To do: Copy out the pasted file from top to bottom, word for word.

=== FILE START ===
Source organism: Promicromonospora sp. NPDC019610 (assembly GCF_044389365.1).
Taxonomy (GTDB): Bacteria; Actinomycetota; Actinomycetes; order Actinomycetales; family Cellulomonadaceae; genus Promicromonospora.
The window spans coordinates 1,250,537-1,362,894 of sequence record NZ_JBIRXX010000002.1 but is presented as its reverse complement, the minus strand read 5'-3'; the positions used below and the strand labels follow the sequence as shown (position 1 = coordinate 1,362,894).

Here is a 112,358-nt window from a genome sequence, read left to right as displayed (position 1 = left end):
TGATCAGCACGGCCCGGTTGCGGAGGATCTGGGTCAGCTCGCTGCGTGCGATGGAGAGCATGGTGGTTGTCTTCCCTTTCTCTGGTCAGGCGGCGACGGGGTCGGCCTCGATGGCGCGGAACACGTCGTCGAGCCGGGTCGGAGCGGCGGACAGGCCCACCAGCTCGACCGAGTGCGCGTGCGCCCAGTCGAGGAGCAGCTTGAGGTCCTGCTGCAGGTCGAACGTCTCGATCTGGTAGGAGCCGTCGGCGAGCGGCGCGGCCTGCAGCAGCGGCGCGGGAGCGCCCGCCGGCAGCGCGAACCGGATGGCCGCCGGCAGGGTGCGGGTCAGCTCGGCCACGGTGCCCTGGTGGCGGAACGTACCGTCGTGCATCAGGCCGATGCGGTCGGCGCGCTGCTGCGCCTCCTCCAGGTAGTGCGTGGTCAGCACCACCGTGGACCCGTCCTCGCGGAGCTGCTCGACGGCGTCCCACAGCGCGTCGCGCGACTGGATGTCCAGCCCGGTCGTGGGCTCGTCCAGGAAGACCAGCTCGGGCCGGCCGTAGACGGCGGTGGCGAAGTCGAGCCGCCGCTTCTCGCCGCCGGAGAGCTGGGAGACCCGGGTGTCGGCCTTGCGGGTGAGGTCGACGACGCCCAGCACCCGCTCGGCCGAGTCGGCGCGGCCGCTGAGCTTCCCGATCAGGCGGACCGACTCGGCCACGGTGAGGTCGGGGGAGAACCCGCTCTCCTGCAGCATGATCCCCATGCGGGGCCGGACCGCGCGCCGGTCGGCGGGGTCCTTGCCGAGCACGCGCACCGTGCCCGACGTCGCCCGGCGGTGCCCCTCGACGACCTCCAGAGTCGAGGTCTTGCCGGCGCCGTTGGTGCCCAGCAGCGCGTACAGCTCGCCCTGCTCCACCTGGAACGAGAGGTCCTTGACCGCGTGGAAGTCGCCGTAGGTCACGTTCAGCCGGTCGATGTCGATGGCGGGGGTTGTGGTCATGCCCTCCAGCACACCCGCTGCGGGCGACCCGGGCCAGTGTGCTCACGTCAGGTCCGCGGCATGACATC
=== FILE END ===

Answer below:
Source organism: Promicromonospora sp. NPDC019610 (assembly GCF_044389365.1).
Taxonomy (GTDB): Bacteria; Actinomycetota; Actinomycetes; order Actinomycetales; family Cellulomonadaceae; genus Promicromonospora.
The window spans coordinates 1,250,537-1,362,894 of sequence record NZ_JBIRXX010000002.1 but is presented as its reverse complement, the minus strand read 5'-3'; the positions used below and the strand labels follow the sequence as shown (position 1 = coordinate 1,362,894).

Here is a 112,358-nt window from a genome sequence, read left to right as displayed (position 1 = left end):
TGATCAGCACGGCCCGGTTGCGGAGGATCTGGGTCAGCTCGCTGCGTGCGATGGAGAGCATGGTGGTTGTCTTCCCTTTCTCTGGTCAGGCGGCGACGGGGTCGGCCTCGATGGCGCGGAACACGTCGTCGAGCCGGGTCGGAGCGGCGGACAGGCCCACCAGCTCGACCGAGTGCGCGTGCGCCCAGTCGAGGAGCAGCTTGAGGTCCTGCTGCAGGTCGAACGTCTCGATCTGGTAGGAGCCGTCGGCGAGCGGCGCGGCCTGCAGCAGCGGCGCGGGAGCGCCCGCCGGCAGCGCGAACCGGATGGCCGCCGGCAGGGTGCGGGTCAGCTCGGCCACGGTGCCCTGGTGGCGGAACGTACCGTCGTGCATCAGGCCGATGCGGTCGGCGCGCTGCTGCGCCTCCTCCAGGTAGTGCGTGGTCAGCACCACCGTGGACCCGTCCTCGCGGAGCTGCTCGACGGCGTCCCACAGCGCGTCGCGCGACTGGATGTCCAGCCCGGTCGTGGGCTCGTCCAGGAAGACCAGCTCGGGCCGGCCGTAGACGGCGGTGGCGAAGTCGAGCCGCCGCTTCTCGCCGCCGGAGAGCTGGGAGACCCGGGTGTCGGCCTTGCGGGTGAGGTCGACGACGCCCAGCACCCGCTCGGCCGAGTCGGCGCGGCCGCTGAGCTTCCCGATCAGGCGGACCGACTCGGCCACGGTGAGGTCGGGGGAGAACCCGCTCTCCTGCAGCATGATCCCCATGCGGGGCCGGACCGCGCGCCGGTCGGCGGGGTCCTTGCCGAGCACGCGCACCGTGCCCGACGTCGCCCGGCGGTGCCCCTCGACGACCTCCAGAGTCGAGGTCTTGCCGGCGCCGTTGGTGCCCAGCAGCGCGTACAGCTCGCCCTGCTCCACCTGGAACGAGAGGTCCTTGACCGCGTGGAAGTCGCCGTAGGTCACGTTCAGCCGGTCGATGTCGATGGCGGGGGTTGTGGTCATGCCCTCCAGCACACCCGCTGCGGGCGACCCGGGCCAGTGTGCTCACGTCAGGTCCGCGGCATGACATC